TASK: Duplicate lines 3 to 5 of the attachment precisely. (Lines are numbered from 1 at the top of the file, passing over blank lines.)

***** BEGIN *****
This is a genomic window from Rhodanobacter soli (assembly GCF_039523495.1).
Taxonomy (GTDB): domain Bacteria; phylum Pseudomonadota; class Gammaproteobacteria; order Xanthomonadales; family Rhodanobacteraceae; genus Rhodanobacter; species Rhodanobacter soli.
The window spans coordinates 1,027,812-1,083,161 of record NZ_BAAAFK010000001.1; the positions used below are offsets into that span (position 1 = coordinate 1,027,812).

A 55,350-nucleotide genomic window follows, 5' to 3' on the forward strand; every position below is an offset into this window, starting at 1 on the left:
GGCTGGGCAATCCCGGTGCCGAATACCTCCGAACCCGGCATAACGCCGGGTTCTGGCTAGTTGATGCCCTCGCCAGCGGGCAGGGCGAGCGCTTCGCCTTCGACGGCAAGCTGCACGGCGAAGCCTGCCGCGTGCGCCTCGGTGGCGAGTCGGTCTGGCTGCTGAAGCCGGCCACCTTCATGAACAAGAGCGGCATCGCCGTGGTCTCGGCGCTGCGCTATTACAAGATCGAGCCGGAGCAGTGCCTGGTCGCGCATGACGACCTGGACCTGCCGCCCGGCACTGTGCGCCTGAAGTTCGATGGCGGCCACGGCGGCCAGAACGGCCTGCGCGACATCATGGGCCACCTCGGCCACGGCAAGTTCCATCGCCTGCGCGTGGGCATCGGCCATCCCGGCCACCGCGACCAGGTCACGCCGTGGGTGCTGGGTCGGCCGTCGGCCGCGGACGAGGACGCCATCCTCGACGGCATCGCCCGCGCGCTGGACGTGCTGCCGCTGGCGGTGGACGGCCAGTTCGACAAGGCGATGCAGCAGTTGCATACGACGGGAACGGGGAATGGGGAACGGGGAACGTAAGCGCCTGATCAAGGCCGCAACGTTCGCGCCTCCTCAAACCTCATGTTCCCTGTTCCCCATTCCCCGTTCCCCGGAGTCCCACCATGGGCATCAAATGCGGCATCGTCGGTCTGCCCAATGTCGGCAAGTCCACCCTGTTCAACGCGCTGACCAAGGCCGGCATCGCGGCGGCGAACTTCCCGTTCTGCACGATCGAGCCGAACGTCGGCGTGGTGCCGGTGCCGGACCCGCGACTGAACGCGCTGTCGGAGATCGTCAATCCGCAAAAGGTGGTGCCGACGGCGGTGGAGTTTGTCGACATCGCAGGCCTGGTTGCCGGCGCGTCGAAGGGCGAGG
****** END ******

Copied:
The window spans coordinates 1,027,812-1,083,161 of record NZ_BAAAFK010000001.1; the positions used below are offsets into that span (position 1 = coordinate 1,027,812).

A 55,350-nucleotide genomic window follows, 5' to 3' on the forward strand; every position below is an offset into this window, starting at 1 on the left:
GGCTGGGCAATCCCGGTGCCGAATACCTCCGAACCCGGCATAACGCCGGGTTCTGGCTAGTTGATGCCCTCGCCAGCGGGCAGGGCGAGCGCTTCGCCTTCGACGGCAAGCTGCACGGCGAAGCCTGCCGCGTGCGCCTCGGTGGCGAGTCGGTCTGGCTGCTGAAGCCGGCCACCTTCATGAACAAGAGCGGCATCGCCGTGGTCTCGGCGCTGCGCTATTACAAGATCGAGCCGGAGCAGTGCCTGGTCGCGCATGACGACCTGGACCTGCCGCCCGGCACTGTGCGCCTGAAGTTCGATGGCGGCCACGGCGGCCAGAACGGCCTGCGCGACATCATGGGCCACCTCGGCCACGGCAAGTTCCATCGCCTGCGCGTGGGCATCGGCCATCCCGGCCACCGCGACCAGGTCACGCCGTGGGTGCTGGGTCGGCCGTCGGCCGCGGACGAGGACGCCATCCTCGACGGCATCGCCCGCGCGCTGGACGTGCTGCCGCTGGCGGTGGACGGCCAGTTCGACAAGGCGATGCAGCAGTTGCATACGACGGGAACGGGGAATGGGGAACGGGGAACGTAAGCGCCTGATCAAGGCCGCAACGTTCGCGCCTCCTCAAACCTCATGTTCCCTGTTCCCCATTCCCCGTTCCCCGGAGTCCCACCATGGGCATCAAATGCGGCATCGTCGGTCTGCCCAATGTCGGCAAGTCCACCCTGTTCAACGCGCTGACCAAGGCCGGCATCGCGGCGGCGAACTTCCCGTTCTGCACGATCGAGCCGAACGTCGGCGTGGTGCCGGTGCCGGACCCGCGACTGAACGCGCTGTCGGAGATCGTCAATCCGCAAAAGGTGGTGCCGACGGCGGTGGAGTTTGTCGACATCGCAGGCCTGGTTGCCGGCGCGTCGAAGGGCGAGG